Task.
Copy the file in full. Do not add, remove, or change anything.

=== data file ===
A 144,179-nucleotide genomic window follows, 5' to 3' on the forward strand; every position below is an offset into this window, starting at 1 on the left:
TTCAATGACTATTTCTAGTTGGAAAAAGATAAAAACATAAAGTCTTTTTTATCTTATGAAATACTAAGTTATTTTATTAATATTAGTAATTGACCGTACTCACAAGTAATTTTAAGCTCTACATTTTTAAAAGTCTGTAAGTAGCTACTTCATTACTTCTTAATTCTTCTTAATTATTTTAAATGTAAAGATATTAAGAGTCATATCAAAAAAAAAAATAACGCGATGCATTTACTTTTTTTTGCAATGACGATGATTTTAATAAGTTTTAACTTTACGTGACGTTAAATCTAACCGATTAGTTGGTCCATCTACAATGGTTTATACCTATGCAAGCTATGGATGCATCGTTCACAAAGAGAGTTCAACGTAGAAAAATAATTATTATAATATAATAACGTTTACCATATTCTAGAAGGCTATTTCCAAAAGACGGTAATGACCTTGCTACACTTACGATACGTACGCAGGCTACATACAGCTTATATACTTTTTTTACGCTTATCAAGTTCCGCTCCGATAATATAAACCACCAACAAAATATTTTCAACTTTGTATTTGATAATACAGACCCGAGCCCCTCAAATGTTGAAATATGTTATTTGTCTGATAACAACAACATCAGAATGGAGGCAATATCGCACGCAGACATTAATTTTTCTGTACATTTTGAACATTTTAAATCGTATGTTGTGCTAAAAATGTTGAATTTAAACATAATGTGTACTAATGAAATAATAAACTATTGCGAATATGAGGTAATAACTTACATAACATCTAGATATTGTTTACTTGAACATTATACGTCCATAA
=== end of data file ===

A 144,179-nucleotide genomic window follows, 5' to 3' on the forward strand; every position below is an offset into this window, starting at 1 on the left:
TTCAATGACTATTTCTAGTTGGAAAAAGATAAAAACATAAAGTCTTTTTTATCTTATGAAATACTAAGTTATTTTATTAATATTAGTAATTGACCGTACTCACAAGTAATTTTAAGCTCTACATTTTTAAAAGTCTGTAAGTAGCTACTTCATTACTTCTTAATTCTTCTTAATTATTTTAAATGTAAAGATATTAAGAGTCATATCAAAAAAAAAAATAACGCGATGCATTTACTTTTTTTTGCAATGACGATGATTTTAATAAGTTTTAACTTTACGTGACGTTAAATCTAACCGATTAGTTGGTCCATCTACAATGGTTTATACCTATGCAAGCTATGGATGCATCGTTCACAAAGAGAGTTCAACGTAGAAAAATAATTATTATAATATAATAACGTTTACCATATTCTAGAAGGCTATTTCCAAAAGACGGTAATGACCTTGCTACACTTACGATACGTACGCAGGCTACATACAGCTTATATACTTTTTTTACGCTTATCAAGTTCCGCTCCGATAATATAAACCACCAACAAAATATTTTCAACTTTGTATTTGATAATACAGACCCGAGCCCCTCAAATGTTGAAATATGTTATTTGTCTGATAACAACAACATCAGAATGGAGGCAATATCGCACGCAGACATTAATTTTTCTGTACATTTTGAACATTTTAAATCGTATGTTGTGCTAAAAATGTTGAATTTAAACATAATGTGTACTAATGAAATAATAAACTATTGCGAATATGAGGTAATAACTTACATAACATCTAGATATTGTTTACTTGAACATTATACGTCCATAA